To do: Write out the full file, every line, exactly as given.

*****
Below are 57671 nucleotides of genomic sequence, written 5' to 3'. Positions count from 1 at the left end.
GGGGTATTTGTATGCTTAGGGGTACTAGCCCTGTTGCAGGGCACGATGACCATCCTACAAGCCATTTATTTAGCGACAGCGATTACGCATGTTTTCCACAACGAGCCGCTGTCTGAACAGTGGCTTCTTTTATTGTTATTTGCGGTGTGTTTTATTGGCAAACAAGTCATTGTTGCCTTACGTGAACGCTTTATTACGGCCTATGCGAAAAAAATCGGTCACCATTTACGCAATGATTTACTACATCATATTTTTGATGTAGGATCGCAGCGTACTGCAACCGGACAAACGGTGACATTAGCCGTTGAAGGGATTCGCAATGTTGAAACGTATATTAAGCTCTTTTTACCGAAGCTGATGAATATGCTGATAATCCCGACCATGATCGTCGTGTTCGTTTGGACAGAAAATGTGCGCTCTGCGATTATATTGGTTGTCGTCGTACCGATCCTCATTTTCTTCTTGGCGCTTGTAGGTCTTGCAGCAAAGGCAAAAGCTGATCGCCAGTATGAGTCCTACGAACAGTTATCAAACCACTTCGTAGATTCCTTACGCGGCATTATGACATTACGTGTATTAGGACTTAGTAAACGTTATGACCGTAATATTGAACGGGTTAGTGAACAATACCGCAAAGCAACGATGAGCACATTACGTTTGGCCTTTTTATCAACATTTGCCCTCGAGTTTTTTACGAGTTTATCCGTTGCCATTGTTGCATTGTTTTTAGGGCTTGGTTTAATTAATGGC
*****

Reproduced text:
Below are 57671 nucleotides of genomic sequence, written 5' to 3'. Positions count from 1 at the left end.
GGGGTATTTGTATGCTTAGGGGTACTAGCCCTGTTGCAGGGCACGATGACCATCCTACAAGCCATTTATTTAGCGACAGCGATTACGCATGTTTTCCACAACGAGCCGCTGTCTGAACAGTGGCTTCTTTTATTGTTATTTGCGGTGTGTTTTATTGGCAAACAAGTCATTGTTGCCTTACGTGAACGCTTTATTACGGCCTATGCGAAAAAAATCGGTCACCATTTACGCAATGATTTACTACATCATATTTTTGATGTAGGATCGCAGCGTACTGCAACCGGACAAACGGTGACATTAGCCGTTGAAGGGATTCGCAATGTTGAAACGTATATTAAGCTCTTTTTACCGAAGCTGATGAATATGCTGATAATCCCGACCATGATCGTCGTGTTCGTTTGGACAGAAAATGTGCGCTCTGCGATTATATTGGTTGTCGTCGTACCGATCCTCATTTTCTTCTTGGCGCTTGTAGGTCTTGCAGCAAAGGCAAAAGCTGATCGCCAGTATGAGTCCTACGAACAGTTATCAAACCACTTCGTAGATTCCTTACGCGGCATTATGACATTACGTGTATTAGGACTTAGTAAACGTTATGACCGTAATATTGAACGGGTTAGTGAACAATACCGCAAAGCAACGATGAGCACATTACGTTTGGCCTTTTTATCAACATTTGCCCTCGAGTTTTTTACGAGTTTATCCGTTGCCATTGTTGCATTGTTTTTAGGGCTTGGTTTAATTAATGGC